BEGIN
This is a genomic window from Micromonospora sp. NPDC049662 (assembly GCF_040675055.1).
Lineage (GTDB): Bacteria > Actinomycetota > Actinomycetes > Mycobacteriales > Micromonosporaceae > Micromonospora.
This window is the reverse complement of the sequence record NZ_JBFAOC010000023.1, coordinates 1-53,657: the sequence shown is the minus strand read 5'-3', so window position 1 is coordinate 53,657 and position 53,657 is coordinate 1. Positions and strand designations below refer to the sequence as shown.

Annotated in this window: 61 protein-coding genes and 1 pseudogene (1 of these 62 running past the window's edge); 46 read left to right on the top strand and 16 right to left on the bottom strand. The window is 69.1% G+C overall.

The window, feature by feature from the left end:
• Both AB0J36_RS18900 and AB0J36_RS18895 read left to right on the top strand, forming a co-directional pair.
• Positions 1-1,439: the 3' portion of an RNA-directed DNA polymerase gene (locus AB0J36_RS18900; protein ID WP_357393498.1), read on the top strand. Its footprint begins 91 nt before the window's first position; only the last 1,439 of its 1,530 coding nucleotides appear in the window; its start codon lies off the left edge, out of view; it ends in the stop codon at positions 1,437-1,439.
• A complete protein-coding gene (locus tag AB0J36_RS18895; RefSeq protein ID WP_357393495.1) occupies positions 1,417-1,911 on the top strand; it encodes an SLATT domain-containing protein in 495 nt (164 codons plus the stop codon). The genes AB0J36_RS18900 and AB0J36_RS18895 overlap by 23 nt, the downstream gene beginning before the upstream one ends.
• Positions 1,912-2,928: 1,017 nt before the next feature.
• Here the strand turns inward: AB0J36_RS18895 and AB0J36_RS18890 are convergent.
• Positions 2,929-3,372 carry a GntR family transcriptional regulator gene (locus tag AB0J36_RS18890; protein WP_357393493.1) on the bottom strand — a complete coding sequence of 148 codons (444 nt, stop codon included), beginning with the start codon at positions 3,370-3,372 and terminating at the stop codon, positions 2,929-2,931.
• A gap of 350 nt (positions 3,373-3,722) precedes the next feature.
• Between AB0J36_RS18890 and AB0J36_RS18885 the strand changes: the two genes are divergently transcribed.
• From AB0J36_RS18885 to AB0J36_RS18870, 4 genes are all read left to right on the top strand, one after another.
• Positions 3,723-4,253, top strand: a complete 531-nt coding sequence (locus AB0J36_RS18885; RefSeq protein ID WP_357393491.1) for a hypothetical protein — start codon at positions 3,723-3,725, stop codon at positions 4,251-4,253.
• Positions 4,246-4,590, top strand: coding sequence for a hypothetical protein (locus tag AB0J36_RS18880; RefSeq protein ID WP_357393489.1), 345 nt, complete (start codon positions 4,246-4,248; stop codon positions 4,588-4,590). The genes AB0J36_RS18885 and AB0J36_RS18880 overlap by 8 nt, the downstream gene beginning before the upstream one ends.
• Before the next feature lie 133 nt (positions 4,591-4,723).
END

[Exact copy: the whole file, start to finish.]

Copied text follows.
This is a genomic window from Micromonospora sp. NPDC049662 (assembly GCF_040675055.1).
Lineage (GTDB): Bacteria > Actinomycetota > Actinomycetes > Mycobacteriales > Micromonosporaceae > Micromonospora.
This window is the reverse complement of the sequence record NZ_JBFAOC010000023.1, coordinates 1-53,657: the sequence shown is the minus strand read 5'-3', so window position 1 is coordinate 53,657 and position 53,657 is coordinate 1. Positions and strand designations below refer to the sequence as shown.

Annotated in this window: 61 protein-coding genes and 1 pseudogene (1 of these 62 running past the window's edge); 46 read left to right on the top strand and 16 right to left on the bottom strand. The window is 69.1% G+C overall.

The window, feature by feature from the left end:
• Both AB0J36_RS18900 and AB0J36_RS18895 read left to right on the top strand, forming a co-directional pair.
• Positions 1-1,439: the 3' portion of an RNA-directed DNA polymerase gene (locus AB0J36_RS18900; protein ID WP_357393498.1), read on the top strand. Its footprint begins 91 nt before the window's first position; only the last 1,439 of its 1,530 coding nucleotides appear in the window; its start codon lies off the left edge, out of view; it ends in the stop codon at positions 1,437-1,439.
• A complete protein-coding gene (locus tag AB0J36_RS18895; RefSeq protein ID WP_357393495.1) occupies positions 1,417-1,911 on the top strand; it encodes an SLATT domain-containing protein in 495 nt (164 codons plus the stop codon). The genes AB0J36_RS18900 and AB0J36_RS18895 overlap by 23 nt, the downstream gene beginning before the upstream one ends.
• Positions 1,912-2,928: 1,017 nt before the next feature.
• Here the strand turns inward: AB0J36_RS18895 and AB0J36_RS18890 are convergent.
• Positions 2,929-3,372 carry a GntR family transcriptional regulator gene (locus tag AB0J36_RS18890; protein WP_357393493.1) on the bottom strand — a complete coding sequence of 148 codons (444 nt, stop codon included), beginning with the start codon at positions 3,370-3,372 and terminating at the stop codon, positions 2,929-2,931.
• A gap of 350 nt (positions 3,373-3,722) precedes the next feature.
• Between AB0J36_RS18890 and AB0J36_RS18885 the strand changes: the two genes are divergently transcribed.
• From AB0J36_RS18885 to AB0J36_RS18870, 4 genes are all read left to right on the top strand, one after another.
• Positions 3,723-4,253, top strand: a complete 531-nt coding sequence (locus AB0J36_RS18885; RefSeq protein ID WP_357393491.1) for a hypothetical protein — start codon at positions 3,723-3,725, stop codon at positions 4,251-4,253.
• Positions 4,246-4,590, top strand: coding sequence for a hypothetical protein (locus tag AB0J36_RS18880; RefSeq protein ID WP_357393489.1), 345 nt, complete (start codon positions 4,246-4,248; stop codon positions 4,588-4,590). The genes AB0J36_RS18885 and AB0J36_RS18880 overlap by 8 nt, the downstream gene beginning before the upstream one ends.
• Before the next feature lie 133 nt (positions 4,591-4,723).